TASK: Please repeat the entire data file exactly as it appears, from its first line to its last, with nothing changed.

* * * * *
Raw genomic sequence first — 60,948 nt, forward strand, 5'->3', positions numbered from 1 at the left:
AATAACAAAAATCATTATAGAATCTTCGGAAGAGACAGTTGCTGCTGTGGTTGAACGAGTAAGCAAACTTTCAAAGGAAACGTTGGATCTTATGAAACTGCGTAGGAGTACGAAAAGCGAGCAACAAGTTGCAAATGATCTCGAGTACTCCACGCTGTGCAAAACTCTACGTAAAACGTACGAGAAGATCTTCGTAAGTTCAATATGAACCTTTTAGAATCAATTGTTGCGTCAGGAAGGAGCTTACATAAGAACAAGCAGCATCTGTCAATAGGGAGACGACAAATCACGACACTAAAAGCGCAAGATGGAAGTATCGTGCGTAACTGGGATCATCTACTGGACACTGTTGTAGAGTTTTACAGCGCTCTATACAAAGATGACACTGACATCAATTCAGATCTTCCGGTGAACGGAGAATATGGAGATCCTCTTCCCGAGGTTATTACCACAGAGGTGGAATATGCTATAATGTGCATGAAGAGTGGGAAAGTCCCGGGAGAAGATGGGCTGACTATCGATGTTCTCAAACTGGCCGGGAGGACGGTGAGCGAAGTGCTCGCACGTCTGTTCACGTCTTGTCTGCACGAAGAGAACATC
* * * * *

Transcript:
Raw genomic sequence first — 60,948 nt, forward strand, 5'->3', positions numbered from 1 at the left:
AATAACAAAAATCATTATAGAATCTTCGGAAGAGACAGTTGCTGCTGTGGTTGAACGAGTAAGCAAACTTTCAAAGGAAACGTTGGATCTTATGAAACTGCGTAGGAGTACGAAAAGCGAGCAACAAGTTGCAAATGATCTCGAGTACTCCACGCTGTGCAAAACTCTACGTAAAACGTACGAGAAGATCTTCGTAAGTTCAATATGAACCTTTTAGAATCAATTGTTGCGTCAGGAAGGAGCTTACATAAGAACAAGCAGCATCTGTCAATAGGGAGACGACAAATCACGACACTAAAAGCGCAAGATGGAAGTATCGTGCGTAACTGGGATCATCTACTGGACACTGTTGTAGAGTTTTACAGCGCTCTATACAAAGATGACACTGACATCAATTCAGATCTTCCGGTGAACGGAGAATATGGAGATCCTCTTCCCGAGGTTATTACCACAGAGGTGGAATATGCTATAATGTGCATGAAGAGTGGGAAAGTCCCGGGAGAAGATGGGCTGACTATCGATGTTCTCAAACTGGCCGGGAGGACGGTGAGCGAAGTGCTCGCACGTCTGTTCACGTCTTGTCTGCACGAAGAGAACATC